Inclusion is defined as “the act or practice of including and accommodating people who have historically been excluded or marginalized (because of their race, gender, sexuality, or ability).” 

But what does that mean in terms of e-learning? Inclusive e-learning courses embody two main characteristics:

  • Representation: they include diverse and respectful content
  • Accessibility: they remove barriers and make the content accessible to everyone 

Let’s explore each of these characteristics and why they’re key to creating effective, engaging, and inclusive e-learning.


Representation in e-learning means the content—imagery, language, and names—are relatable to your learners. 

When learners feel seen and included they’re more likely to positively identify with course content, and they’re better able to relate the information to their own individual experiences. This helps them engage with the material and retain what they’re learning. If everyone’s unique backgrounds and situations aren’t considered, they might conclude the content doesn’t apply to them or, worse, they might feel left out or hurt. 

One of the goals of representation in e-learning is to create an environment where everyone feels valued and safe, and that feeling of safety is critical when it comes to learning. Studies show that for people to learn effectively, they first have to feel emotionally safe. Beyond feeling safe, feelings of all kinds influence different parts of learning—like attention, motivation, and engagement. 


Obviously, for learners to engage with content, they must first be able to access it. You may have seen us talk about accessibility here on E-Learning Heroes before, and for good reason! We know that courses that aren’t designed with accessibility in mind miss a huge opportunity to reach everyone. They also aren’t effective because learners will focus more on trying to access the content than actually absorbing it.

While most instructional designers understand the importance of creating accessible e-learning, it may not be as obvious to stakeholders. If you need to build a business case for creating accessible e-learning, try sharing these facts:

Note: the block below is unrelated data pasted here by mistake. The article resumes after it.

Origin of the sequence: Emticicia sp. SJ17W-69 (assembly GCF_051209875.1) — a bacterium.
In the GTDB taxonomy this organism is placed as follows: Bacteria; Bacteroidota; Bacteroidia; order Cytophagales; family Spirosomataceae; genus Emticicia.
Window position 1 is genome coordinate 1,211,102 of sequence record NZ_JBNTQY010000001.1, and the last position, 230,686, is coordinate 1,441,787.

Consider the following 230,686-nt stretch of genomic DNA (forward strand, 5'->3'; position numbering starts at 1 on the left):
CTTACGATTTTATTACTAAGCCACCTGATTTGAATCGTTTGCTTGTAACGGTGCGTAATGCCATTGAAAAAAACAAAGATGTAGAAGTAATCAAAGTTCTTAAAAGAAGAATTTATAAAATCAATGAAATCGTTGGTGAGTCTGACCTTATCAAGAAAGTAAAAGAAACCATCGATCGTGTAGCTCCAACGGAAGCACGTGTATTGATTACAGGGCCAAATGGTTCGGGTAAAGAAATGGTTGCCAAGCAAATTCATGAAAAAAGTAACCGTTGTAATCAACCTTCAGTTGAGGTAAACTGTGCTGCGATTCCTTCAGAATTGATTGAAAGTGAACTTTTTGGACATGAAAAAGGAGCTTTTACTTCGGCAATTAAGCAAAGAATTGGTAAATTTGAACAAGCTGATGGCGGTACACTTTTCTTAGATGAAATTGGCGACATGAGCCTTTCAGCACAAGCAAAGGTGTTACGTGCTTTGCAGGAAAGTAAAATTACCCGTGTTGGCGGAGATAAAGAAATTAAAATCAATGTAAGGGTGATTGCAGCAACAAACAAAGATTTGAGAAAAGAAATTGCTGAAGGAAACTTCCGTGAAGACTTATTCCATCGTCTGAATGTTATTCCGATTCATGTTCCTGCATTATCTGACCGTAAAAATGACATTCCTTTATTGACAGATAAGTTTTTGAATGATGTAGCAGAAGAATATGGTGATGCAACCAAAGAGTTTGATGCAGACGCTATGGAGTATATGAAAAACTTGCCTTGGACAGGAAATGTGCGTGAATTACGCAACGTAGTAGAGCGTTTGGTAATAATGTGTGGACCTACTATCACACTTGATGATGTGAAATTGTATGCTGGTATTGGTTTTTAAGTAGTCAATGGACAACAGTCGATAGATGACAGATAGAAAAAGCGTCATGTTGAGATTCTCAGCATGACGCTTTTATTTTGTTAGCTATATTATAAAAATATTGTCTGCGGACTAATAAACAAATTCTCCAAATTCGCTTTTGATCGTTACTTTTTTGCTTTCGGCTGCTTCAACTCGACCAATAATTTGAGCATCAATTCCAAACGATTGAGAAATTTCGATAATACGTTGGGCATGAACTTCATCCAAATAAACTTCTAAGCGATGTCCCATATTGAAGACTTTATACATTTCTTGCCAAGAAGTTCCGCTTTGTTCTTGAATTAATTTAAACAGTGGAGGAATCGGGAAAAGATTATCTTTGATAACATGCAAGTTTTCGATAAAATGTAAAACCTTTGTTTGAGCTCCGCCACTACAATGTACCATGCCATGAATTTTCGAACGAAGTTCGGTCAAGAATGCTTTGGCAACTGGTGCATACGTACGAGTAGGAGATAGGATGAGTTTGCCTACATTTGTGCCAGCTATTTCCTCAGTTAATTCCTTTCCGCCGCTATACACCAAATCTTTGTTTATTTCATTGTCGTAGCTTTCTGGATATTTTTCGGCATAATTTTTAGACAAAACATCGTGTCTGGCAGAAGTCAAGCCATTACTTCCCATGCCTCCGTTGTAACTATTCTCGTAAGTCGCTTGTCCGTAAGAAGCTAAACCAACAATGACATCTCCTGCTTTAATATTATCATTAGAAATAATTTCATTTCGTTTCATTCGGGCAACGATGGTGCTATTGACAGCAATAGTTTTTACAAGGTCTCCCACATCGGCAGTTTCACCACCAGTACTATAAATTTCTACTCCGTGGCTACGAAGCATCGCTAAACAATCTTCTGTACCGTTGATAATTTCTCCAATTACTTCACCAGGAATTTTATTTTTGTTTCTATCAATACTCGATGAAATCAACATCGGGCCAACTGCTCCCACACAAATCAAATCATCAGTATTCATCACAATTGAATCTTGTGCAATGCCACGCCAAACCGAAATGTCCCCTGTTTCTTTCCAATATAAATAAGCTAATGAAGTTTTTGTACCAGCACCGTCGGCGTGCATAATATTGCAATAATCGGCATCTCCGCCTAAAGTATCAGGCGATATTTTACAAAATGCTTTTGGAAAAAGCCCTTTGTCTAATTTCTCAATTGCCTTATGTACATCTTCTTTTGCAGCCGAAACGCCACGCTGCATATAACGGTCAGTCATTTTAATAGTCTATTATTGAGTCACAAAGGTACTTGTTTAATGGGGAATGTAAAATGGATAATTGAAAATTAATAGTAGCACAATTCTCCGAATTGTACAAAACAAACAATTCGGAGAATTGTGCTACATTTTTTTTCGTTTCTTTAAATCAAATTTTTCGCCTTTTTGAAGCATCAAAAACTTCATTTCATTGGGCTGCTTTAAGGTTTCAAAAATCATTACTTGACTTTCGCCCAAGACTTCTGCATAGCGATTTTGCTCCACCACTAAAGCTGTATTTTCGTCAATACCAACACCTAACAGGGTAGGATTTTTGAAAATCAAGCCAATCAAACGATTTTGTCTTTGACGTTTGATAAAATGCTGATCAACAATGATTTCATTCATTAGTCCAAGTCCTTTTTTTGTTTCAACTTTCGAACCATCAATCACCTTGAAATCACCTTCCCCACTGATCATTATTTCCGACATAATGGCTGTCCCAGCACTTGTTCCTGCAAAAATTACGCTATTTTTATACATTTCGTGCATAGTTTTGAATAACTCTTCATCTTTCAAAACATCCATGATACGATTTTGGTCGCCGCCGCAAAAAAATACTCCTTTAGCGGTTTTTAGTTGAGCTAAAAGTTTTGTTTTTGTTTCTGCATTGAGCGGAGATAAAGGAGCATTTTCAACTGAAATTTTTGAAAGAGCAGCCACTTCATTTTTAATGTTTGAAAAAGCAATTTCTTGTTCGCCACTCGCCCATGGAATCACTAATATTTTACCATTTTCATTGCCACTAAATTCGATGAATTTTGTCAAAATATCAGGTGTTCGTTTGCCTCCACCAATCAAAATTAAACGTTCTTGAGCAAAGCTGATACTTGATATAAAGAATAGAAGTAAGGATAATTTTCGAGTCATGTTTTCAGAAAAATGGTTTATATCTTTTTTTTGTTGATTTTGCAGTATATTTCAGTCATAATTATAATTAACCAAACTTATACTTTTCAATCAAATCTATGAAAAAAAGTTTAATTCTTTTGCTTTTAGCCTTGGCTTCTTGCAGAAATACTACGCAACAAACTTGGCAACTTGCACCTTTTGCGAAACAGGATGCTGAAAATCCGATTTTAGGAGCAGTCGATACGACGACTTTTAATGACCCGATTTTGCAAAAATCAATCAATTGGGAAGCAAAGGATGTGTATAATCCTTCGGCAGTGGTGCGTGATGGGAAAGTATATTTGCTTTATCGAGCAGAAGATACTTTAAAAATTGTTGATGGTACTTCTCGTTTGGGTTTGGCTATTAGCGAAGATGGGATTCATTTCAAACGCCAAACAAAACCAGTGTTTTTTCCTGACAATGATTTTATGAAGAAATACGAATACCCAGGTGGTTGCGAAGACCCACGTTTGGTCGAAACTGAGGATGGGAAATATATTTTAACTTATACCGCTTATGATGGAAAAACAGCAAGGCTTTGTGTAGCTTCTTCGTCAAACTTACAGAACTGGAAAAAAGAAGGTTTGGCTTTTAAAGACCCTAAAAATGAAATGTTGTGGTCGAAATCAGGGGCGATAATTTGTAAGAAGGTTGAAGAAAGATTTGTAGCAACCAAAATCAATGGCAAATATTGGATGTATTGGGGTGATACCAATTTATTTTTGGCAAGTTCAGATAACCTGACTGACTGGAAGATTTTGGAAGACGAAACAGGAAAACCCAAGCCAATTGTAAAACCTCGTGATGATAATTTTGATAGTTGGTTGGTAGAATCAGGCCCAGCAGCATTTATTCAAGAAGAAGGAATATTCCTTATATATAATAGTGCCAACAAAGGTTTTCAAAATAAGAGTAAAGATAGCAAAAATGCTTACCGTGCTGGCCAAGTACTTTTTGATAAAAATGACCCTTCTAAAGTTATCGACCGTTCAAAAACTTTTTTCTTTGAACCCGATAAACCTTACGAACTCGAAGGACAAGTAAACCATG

Learn More

There’s a lot to learn about inclusion, but now you have insight into what inclusive e-learning is and why it matters. Want some tips on adding inclusive content to your courses? Check out this article: 4 Ways to Make Your Courses More Inclusive.

How has inclusive e-learning impacted you or your learners? Share your experiences in a comment below.

Follow us on Twitter and come back to E-Learning Heroes regularly for more helpful advice on everything related to e-learning. If you have any questions, please share them in the comments.

Cathy Edwards

I started learning more about how to make my elearning accessible when I learned of an employee who got stuck navigating a course. He had to guess on a test question and ended up having to retake several times. When I connected with him, he showed me some failings within courses he had reviewed using Jaws. It was such an eye-opener for me and totally has been the driving force behind what I've done in my company over the past couple of years from leading a subteam to create our 508 standards to presenting in team meetings, to co-presenting (in October) in a company wide learning event. I've even reached out to complete strangers on LinkedIn who have listed accessibility as a skill just to learn what they are doing and how they are incorporating accessibility into their online courses. I'm ... Expand

Amanda Nielsen